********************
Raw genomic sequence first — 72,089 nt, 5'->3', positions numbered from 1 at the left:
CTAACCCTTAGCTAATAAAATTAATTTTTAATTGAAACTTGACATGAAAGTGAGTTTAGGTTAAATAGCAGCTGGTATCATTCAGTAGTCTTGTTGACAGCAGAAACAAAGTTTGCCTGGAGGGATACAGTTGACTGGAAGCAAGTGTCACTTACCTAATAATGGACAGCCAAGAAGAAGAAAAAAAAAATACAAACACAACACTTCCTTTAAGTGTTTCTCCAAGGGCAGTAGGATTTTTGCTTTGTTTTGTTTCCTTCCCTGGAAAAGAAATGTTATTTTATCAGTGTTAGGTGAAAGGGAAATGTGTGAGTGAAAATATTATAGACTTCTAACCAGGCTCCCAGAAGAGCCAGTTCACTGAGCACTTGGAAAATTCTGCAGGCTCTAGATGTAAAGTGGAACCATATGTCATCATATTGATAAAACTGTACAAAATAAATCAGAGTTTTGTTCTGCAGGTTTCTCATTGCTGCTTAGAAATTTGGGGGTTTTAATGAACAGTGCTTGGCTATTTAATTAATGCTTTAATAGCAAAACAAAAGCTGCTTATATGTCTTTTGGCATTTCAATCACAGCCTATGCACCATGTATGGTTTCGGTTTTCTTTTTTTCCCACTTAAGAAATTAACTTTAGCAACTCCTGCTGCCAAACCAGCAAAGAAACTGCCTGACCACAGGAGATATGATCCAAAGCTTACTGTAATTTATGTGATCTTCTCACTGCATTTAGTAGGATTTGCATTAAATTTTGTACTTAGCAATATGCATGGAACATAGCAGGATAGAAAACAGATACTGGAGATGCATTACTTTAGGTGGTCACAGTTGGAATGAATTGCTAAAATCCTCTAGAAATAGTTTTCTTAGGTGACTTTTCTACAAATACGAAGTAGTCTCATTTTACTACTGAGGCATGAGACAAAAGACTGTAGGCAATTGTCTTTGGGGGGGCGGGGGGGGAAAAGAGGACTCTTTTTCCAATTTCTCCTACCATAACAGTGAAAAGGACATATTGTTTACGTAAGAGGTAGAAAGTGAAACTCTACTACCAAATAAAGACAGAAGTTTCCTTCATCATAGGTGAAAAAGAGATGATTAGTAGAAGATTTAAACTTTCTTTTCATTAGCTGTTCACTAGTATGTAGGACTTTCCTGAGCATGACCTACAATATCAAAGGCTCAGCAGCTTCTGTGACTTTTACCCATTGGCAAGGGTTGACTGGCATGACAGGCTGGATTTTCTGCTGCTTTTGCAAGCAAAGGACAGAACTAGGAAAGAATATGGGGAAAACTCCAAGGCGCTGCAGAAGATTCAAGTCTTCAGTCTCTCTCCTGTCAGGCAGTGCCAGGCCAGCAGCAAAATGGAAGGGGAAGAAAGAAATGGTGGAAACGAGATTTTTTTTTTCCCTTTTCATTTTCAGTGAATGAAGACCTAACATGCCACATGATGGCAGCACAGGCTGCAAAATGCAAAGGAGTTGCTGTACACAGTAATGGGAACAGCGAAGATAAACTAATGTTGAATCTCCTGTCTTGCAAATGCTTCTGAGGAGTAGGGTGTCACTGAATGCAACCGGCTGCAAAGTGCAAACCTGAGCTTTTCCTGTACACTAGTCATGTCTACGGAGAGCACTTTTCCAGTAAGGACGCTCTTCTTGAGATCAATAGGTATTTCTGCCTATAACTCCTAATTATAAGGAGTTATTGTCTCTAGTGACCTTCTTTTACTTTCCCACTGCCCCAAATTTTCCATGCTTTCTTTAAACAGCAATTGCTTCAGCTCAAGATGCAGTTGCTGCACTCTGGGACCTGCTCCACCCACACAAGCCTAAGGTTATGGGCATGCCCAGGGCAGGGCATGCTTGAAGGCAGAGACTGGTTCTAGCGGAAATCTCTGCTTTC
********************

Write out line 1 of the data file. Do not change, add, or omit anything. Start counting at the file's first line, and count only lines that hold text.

Raw genomic sequence first — 72,089 nt, 5'->3', positions numbered from 1 at the left: